Iran response to U.N. is said to fall short

But U.S. hesitates to call for sanctions

August 24, 2006|By Peter Spiegel | Peter Spiegel,LOS ANGELES TIMES

WASHINGTON -- The Bush administration said yesterday that Iran's response to international efforts to restrain its nuclear program fell short of a U.N. Security Council demand that Tehran suspend its uranium enrichment activities by Aug. 31. But U.S. officials declined to say whether that meant it would push for economic sanctions against Iran at the United Nations next week.

The administration's refusal to immediately call for sanctions marked a change in tone from signals sent by American officials before Iran issued a 21-page counteroffer Tuesday. Over the past week, senior U.S. diplomats had warned that anything short of a full cessation of Iran's enrichment program would lead to a quick U.S.-led push for targeted sanctions at the United Nations.

The U.S. stance appeared even more muted than that taken by France, where Foreign Minister Philippe Douste-Blazy told reporters that any return to the negotiating table would depend on Iran suspending its enrichment program. The Security Council is scheduled to meet Aug. 31 to officially consider Iran's response and decide whether it should move toward sanctions.

The administration's reaction came in an announcement by the State Department, where a spokesman called the Iranian response "a serious offer" that warranted review. White House spokesman Dana Perino said afterward that while Iran did not meet the key requirements on enrichment and reprocessing, the United States was continuing to discuss the document with the other four permanent members of the U.N. Security Council, plus Germany. "I think that we need some time to review it and to discuss what the next steps are," Perino said.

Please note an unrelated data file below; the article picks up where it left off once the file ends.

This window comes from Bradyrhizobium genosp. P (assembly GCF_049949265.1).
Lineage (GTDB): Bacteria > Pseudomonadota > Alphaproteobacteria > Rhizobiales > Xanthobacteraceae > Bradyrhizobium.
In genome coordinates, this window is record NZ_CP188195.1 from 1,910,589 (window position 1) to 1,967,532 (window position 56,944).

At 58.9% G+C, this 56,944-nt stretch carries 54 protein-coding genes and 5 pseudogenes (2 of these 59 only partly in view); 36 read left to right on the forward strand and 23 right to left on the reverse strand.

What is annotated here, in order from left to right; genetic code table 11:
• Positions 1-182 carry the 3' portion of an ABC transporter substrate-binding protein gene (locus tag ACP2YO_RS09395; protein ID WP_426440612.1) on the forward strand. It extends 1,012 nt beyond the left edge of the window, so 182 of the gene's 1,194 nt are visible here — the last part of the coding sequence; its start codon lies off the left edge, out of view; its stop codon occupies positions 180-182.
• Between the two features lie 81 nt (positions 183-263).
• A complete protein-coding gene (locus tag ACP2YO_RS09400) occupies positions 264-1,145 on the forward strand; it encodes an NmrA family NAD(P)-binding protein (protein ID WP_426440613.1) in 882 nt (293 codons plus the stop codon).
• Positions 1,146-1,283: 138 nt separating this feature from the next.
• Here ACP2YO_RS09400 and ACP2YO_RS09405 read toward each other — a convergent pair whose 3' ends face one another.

President Bush discussed the Iranian response with U.N. Secretary-General Kofi Annan in a morning telephone call during which Annan said he is planning to travel to the Middle East at the end of the week. Although the trip will include a stop in Tehran, U.N. officials said his discussions will focus on the U.N.-brokered cease-fire in Lebanon.

Bush also discussed Iran's offer, which included a call for new, "serious negotiations," with Secretary of State Condoleezza Rice.

Other than Douste-Blazy's remarks, the reaction from most allied capitals showed similar restraint to that from Washington - a sign that world powers wanted to avoid displaying any differences so quickly on the heels of an acrimonious debate over the cease-fire in Lebanon.

Furthermore, officials were not under pressure to respond quickly, given that the scheduled Security Council meeting on Iran's nuclear program was still more than a week away.

It remained unclear whether the Bush administration's subdued reaction to the Iranian document signaled a genuine willingness to re-engage Tehran on the nuclear issue or was an attempt to show publicly that it was not dismissing the proposal out of hand.

Peter Spiegel writes for the Los Angeles Times.

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